To investigate the influence of different storage conditions on the cellular uptake of exosomes, the PKH26-labeled exosomes were divided equally into several portions and each portion was stored at different temperatures (−80 °C, −20 °C, 4 °C, 37 °C and 60 °C), or through 1–5 cycles of freezing to −80 °C and thawing, or at different pH levels (pH 4, pH 7 and pH 10). They were then incubated with 293T cells for designated durations. The preliminary experiment showed that 3 h was suitable for the cellular uptake of exosomes; incubating for a longer time increased the aggregations of exosomes and the difficulty in counting (Fig. S2). The fluorescence images (Fig. 2A, all with 3 h incubation) showed that single exosomes (small red spots) and aggregated exosomes (big red spots) were very close to the cell nuclei, which means they are both absorbed by cells (confirmed by confocal microscopy, data not shown). Ignoring aggregated exosomes, there were more single exosomes absorbed by cells after exosomes stored at −80 °C, −20 °C, 37 °C and 60 °C than those at 4 °C (Fig. 2B). And the number of single exosomes reduced with the increasing cycles of freezing and thawing (Fig. 2C), but considering the decrease in exosome concentration, the cellular uptake of exosomes did not have a major change actually. As for pH, storage at pH 4 and pH 10 led to more uptake of exosomes by cells than that at pH 7 (Fig. 2D).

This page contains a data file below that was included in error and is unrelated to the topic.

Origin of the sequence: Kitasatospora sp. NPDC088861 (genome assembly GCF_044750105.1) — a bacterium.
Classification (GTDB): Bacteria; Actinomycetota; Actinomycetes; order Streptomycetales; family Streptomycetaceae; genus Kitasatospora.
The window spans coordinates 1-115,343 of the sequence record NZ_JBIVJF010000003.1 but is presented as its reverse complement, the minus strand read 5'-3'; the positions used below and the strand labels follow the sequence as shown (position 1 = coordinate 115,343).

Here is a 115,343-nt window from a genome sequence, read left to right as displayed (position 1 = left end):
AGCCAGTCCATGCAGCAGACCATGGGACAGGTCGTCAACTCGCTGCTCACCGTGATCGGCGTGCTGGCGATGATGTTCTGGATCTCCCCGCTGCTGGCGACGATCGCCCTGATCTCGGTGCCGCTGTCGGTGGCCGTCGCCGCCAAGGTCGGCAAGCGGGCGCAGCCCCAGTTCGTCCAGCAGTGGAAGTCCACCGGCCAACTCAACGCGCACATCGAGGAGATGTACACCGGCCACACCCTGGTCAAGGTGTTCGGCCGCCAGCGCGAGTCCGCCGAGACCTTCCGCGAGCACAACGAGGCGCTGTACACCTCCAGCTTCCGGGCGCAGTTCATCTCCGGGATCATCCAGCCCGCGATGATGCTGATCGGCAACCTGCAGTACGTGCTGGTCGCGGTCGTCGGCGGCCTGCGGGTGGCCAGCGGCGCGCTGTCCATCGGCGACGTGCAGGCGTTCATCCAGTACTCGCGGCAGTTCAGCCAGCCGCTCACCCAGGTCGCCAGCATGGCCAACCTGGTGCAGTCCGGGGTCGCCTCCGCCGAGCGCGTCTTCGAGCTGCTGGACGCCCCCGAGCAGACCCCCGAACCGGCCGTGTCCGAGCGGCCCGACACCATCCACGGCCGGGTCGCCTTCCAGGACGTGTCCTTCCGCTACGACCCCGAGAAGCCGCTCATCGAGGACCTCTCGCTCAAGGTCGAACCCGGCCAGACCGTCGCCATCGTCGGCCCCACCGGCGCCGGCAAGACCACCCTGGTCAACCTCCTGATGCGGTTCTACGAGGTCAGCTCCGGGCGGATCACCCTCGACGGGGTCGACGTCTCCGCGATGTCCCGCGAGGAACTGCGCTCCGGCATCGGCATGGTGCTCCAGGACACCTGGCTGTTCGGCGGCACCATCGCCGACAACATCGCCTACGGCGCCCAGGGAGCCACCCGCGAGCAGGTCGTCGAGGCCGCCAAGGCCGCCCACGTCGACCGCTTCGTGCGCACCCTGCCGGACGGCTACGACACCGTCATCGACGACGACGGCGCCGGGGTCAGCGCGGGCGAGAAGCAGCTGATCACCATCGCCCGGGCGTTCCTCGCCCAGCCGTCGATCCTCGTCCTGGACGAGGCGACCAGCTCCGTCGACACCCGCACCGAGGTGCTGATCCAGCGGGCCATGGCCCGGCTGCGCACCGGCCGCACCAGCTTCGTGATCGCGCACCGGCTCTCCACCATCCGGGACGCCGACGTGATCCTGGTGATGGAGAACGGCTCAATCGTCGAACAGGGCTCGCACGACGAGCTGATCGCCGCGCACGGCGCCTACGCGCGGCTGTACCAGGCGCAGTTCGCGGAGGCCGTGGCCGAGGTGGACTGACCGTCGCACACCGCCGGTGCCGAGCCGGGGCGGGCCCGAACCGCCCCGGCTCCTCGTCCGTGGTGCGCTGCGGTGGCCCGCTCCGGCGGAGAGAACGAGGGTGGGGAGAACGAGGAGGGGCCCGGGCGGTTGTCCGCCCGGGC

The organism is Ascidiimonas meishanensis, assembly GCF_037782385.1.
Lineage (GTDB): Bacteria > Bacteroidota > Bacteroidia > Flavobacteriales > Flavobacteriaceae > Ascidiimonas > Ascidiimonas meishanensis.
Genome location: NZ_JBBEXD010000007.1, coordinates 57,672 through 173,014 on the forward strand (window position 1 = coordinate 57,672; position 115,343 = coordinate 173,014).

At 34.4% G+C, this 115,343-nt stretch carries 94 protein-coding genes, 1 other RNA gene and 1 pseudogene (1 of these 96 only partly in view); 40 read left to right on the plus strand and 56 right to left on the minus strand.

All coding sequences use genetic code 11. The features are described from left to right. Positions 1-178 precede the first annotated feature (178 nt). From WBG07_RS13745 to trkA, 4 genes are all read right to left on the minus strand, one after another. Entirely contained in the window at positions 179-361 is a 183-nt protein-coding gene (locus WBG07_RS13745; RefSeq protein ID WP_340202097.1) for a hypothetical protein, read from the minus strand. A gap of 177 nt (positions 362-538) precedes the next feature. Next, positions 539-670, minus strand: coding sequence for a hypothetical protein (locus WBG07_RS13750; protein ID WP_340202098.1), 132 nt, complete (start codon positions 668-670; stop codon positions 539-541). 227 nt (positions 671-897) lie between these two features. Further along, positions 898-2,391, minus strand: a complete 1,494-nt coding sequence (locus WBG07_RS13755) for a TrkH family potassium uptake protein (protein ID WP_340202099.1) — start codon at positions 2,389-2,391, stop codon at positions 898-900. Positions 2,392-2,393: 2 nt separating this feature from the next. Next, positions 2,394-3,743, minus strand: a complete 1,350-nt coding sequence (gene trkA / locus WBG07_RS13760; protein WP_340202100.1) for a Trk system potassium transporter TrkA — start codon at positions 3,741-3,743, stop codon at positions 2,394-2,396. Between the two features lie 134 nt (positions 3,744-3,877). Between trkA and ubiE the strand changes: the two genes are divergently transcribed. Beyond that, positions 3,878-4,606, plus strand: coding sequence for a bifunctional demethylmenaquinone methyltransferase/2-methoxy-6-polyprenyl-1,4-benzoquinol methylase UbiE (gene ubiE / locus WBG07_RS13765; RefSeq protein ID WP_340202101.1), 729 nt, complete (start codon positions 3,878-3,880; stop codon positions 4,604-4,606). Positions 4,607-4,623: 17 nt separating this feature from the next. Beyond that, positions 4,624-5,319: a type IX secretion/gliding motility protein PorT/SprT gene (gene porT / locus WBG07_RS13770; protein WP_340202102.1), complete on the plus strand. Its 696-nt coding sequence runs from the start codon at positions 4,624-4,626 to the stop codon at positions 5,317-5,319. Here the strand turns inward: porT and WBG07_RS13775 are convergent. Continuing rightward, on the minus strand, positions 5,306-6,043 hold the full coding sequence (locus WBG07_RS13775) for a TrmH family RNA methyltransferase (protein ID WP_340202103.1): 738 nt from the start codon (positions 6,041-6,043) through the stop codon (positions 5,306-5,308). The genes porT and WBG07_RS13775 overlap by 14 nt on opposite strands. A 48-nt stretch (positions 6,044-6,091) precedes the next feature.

To evaluate the influence of bovine exosomes on the experiments, NTA was performed to measure the concentration of exosomes in 293T cell conditioned medium (50 mL), FBS (50 mL DMEM with 10% FBS), exo-free FBS (50 mL DMEM with 10% exo-free FBS), and exosomes that isolated from exo-free cell medium and stored in different conditions for 24 h. The results showed that exosomes secreted by 293T cells were far more than bovine exosomes in FBS and there were very few bovine exosomes remained in exo-free FBS (Fig. S3A). And the NTA results showed that the effect of different storage conditions on exosomes from exo-free conditioned medium (Fig. S3B–D) was consistent with that from normal conditioned medium (Fig. 1A, 1D and 1F).